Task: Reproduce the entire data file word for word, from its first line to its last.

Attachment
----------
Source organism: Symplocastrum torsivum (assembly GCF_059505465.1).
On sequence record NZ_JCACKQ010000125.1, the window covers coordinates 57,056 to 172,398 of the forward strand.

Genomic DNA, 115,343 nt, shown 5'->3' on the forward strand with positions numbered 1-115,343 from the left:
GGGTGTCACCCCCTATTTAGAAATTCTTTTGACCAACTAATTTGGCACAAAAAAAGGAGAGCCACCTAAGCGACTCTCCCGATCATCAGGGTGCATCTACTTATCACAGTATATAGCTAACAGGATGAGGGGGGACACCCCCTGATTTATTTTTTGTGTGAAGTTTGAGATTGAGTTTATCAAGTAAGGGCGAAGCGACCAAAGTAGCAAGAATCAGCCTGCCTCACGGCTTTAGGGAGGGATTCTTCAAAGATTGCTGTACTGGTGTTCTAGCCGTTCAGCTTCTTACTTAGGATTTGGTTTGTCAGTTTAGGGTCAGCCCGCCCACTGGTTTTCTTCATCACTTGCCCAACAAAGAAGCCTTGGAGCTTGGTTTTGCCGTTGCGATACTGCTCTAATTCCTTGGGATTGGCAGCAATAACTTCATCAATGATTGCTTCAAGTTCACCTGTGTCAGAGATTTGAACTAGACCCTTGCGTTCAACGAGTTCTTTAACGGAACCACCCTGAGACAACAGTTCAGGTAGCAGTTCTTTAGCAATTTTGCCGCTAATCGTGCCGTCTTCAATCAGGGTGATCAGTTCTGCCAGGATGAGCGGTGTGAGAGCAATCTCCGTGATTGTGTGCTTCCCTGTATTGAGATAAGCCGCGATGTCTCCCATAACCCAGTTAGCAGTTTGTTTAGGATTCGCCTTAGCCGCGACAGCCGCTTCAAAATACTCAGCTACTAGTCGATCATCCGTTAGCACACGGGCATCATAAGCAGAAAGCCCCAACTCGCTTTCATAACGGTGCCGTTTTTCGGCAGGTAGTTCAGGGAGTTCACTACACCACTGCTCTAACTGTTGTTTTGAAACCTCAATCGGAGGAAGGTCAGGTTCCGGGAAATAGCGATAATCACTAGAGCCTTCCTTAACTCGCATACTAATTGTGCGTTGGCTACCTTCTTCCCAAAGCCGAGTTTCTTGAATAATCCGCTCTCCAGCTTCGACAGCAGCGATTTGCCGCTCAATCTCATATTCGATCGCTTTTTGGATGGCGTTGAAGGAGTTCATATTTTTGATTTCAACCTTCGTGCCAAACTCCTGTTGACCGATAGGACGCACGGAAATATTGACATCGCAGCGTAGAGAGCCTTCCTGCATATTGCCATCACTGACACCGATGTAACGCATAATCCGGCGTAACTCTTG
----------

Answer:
Source organism: Symplocastrum torsivum (assembly GCF_059505465.1).
On sequence record NZ_JCACKQ010000125.1, the window covers coordinates 57,056 to 172,398 of the forward strand.

Genomic DNA, 115,343 nt, shown 5'->3' on the forward strand with positions numbered 1-115,343 from the left:
GGGTGTCACCCCCTATTTAGAAATTCTTTTGACCAACTAATTTGGCACAAAAAAAGGAGAGCCACCTAAGCGACTCTCCCGATCATCAGGGTGCATCTACTTATCACAGTATATAGCTAACAGGATGAGGGGGGACACCCCCTGATTTATTTTTTGTGTGAAGTTTGAGATTGAGTTTATCAAGTAAGGGCGAAGCGACCAAAGTAGCAAGAATCAGCCTGCCTCACGGCTTTAGGGAGGGATTCTTCAAAGATTGCTGTACTGGTGTTCTAGCCGTTCAGCTTCTTACTTAGGATTTGGTTTGTCAGTTTAGGGTCAGCCCGCCCACTGGTTTTCTTCATCACTTGCCCAACAAAGAAGCCTTGGAGCTTGGTTTTGCCGTTGCGATACTGCTCTAATTCCTTGGGATTGGCAGCAATAACTTCATCAATGATTGCTTCAAGTTCACCTGTGTCAGAGATTTGAACTAGACCCTTGCGTTCAACGAGTTCTTTAACGGAACCACCCTGAGACAACAGTTCAGGTAGCAGTTCTTTAGCAATTTTGCCGCTAATCGTGCCGTCTTCAATCAGGGTGATCAGTTCTGCCAGGATGAGCGGTGTGAGAGCAATCTCCGTGATTGTGTGCTTCCCTGTATTGAGATAAGCCGCGATGTCTCCCATAACCCAGTTAGCAGTTTGTTTAGGATTCGCCTTAGCCGCGACAGCCGCTTCAAAATACTCAGCTACTAGTCGATCATCCGTTAGCACACGGGCATCATAAGCAGAAAGCCCCAACTCGCTTTCATAACGGTGCCGTTTTTCGGCAGGTAGTTCAGGGAGTTCACTACACCACTGCTCTAACTGTTGTTTTGAAACCTCAATCGGAGGAAGGTCAGGTTCCGGGAAATAGCGATAATCACTAGAGCCTTCCTTAACTCGCATACTAATTGTGCGTTGGCTACCTTCTTCCCAAAGCCGAGTTTCTTGAATAATCCGCTCTCCAGCTTCGACAGCAGCGATTTGCCGCTCAATCTCATATTCGATCGCTTTTTGGATGGCGTTGAAGGAGTTCATATTTTTGATTTCAACCTTCGTGCCAAACTCCTGTTGACCGATAGGACGCACGGAAATATTGACATCGCAGCGTAGAGAGCCTTCCTGCATATTGCCATCACTGACACCGATGTAACGCATAATCCGGCGTAACTCTTG